Section 24. Compensation of attorneys; agreement as to fees - An attorney shall be entitled to have and recover from his client no more than a reasonable compensation for his services, with a view to the importance of the subject matter of the controversy, the extent of the services rendered, and the professional standing of the attorney. No court shall be bound by the opinion of attorneys as expert witnesses as to the proper compensation, but may disregard such testimony and base its conclusion on its own professional knowledge. A written contract for services shall control the amount to be paid therefor unless found by the court to be unconscionable or unreasonable.The courts supervision of the lawyer's compensation for legal services rendered is not only for the purpose of ensuring the reasonableness of the amount of attorney's fees charged, but also for the purpose of preserving the dignity and integrity of the legal profession.25cralawred
The respondent should not have accepted the engagement because as it was later revealed, it was way above his ability and competence to handle the case for annulment of marriage. As a consequence, he had no basis to accept any amount as attorney's fees from the complainant. He did not even begin to perform the contemplated task he undertook for the complainant because it was improbable that the agreement with her was to bring the action for legal separation. His having supposedly prepared the petition for legal separation instead of the petition for annulment of marriage was either his way of covering up for his incompetence, or his means of charging her more. Either way did not entitle him to retain the amount he had already received.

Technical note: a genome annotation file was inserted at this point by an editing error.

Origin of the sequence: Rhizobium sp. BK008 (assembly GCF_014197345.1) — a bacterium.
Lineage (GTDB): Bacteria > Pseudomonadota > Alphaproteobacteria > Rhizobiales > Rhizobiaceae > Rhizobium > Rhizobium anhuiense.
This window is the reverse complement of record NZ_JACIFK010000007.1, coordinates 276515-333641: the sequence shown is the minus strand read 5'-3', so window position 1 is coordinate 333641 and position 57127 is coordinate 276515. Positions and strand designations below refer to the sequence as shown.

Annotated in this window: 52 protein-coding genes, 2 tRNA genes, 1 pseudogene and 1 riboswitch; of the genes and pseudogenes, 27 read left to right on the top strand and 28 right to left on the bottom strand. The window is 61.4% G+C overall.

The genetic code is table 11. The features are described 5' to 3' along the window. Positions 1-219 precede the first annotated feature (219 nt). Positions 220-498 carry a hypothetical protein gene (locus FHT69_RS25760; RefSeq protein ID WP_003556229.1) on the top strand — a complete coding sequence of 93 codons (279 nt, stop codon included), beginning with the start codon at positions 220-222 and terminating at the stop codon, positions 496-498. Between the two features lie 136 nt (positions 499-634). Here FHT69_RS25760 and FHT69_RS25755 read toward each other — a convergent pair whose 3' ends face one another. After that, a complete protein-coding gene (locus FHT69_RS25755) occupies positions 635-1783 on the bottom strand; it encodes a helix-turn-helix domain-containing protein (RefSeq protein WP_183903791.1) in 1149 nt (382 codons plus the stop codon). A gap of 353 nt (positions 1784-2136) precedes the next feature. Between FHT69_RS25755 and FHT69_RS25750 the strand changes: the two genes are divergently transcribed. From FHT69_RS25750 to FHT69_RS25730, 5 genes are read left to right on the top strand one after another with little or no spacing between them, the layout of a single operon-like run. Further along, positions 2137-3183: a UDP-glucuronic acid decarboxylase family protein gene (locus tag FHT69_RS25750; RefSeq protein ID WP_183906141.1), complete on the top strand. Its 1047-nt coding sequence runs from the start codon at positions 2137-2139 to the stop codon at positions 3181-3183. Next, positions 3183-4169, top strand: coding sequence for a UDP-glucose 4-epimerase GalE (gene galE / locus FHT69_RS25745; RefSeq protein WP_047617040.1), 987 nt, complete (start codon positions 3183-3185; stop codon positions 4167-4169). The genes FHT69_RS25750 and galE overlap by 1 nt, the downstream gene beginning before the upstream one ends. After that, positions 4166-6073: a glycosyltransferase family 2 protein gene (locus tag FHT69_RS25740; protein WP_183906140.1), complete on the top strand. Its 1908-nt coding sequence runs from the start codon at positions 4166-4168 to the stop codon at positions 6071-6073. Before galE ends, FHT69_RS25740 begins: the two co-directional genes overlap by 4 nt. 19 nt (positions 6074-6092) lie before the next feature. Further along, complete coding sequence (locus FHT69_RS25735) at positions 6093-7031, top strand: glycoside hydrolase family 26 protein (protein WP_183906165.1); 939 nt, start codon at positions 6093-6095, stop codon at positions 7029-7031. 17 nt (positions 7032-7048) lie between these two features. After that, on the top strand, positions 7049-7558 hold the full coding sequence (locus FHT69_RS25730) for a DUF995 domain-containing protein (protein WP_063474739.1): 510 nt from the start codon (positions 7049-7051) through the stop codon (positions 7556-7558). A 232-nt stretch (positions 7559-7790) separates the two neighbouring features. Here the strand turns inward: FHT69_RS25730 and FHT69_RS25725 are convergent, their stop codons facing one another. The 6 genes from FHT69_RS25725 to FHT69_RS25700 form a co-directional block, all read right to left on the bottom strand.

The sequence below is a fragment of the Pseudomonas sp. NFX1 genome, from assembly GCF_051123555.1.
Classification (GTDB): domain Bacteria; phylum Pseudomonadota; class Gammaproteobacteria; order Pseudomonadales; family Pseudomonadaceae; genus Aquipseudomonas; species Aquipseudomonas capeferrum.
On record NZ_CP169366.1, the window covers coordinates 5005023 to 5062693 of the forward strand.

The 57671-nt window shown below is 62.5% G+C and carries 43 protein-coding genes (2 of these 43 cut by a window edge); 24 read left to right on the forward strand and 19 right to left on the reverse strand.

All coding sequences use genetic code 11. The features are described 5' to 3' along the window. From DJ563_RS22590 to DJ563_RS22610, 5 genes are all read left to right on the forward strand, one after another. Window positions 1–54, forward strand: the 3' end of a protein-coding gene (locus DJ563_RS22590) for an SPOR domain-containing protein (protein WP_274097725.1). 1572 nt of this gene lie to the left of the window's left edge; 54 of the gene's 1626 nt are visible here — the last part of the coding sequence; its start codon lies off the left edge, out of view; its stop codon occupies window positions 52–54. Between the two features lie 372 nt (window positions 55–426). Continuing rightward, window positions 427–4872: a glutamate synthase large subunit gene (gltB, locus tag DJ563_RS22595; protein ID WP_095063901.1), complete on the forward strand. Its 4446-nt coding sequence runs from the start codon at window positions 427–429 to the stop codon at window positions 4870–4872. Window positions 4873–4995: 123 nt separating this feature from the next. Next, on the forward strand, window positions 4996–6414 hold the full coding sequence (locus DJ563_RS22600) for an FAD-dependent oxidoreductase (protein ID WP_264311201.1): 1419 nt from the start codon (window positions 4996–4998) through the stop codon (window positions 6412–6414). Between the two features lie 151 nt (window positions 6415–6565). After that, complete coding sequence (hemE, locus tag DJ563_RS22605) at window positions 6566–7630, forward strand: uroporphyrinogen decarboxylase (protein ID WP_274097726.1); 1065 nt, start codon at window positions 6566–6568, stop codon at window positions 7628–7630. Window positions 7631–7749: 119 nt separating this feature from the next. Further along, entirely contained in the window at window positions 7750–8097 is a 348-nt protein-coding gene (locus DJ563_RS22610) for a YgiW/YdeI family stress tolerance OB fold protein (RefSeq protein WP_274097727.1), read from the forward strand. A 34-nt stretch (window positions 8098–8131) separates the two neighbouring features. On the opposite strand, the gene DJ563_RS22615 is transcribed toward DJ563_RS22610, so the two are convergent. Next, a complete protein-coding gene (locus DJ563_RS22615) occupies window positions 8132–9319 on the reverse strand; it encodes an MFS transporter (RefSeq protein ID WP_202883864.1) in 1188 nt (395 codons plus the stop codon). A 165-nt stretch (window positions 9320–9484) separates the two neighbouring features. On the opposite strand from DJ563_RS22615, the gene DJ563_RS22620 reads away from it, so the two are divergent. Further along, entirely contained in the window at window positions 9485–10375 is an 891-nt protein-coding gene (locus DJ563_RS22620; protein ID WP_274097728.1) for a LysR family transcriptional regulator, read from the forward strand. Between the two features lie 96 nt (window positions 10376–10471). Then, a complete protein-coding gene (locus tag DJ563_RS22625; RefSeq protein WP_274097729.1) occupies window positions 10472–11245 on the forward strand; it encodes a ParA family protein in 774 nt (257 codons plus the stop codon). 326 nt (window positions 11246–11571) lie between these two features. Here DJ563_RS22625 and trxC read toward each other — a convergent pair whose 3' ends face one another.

The written receipt dated March 10, 2005 shows that the respondent received P70,000.00 as acceptance fee. His refusal to return the amount to the complainant rested on his claim of having already completed the first phase of the preparation of the petition for legal separation after having held conferences with the complainant and her British fiancee. In this respect, IBP Investigating Commission De la Rama, Jr. opined that the respondent could retain P40,000.00 of the P70,000.00 because the respondent had rendered some legal services to the complainant, specifically: (a) having the complainant undergo further interviews towards establishing the ground for legal separation; (b) reducing into writing the grounds discussed during the interviews based on her statement in her own dialect (Annexes 1 and 2) after he could not understand the written statement prepared for the purpose by her British fiancee; (c) requiring her to submit her marriage contract with her husband Jovencio C. Sanchez (Annex 3), and the certificates of live birth of her four children: Mary Joy, Timothy, Christine, and Janette Anne, all surnamed Sanchez (Annexes 4, 5, 6 and 7); and (d) finalizing her petition for legal separation (Annex 8) in the later part of April, 2007.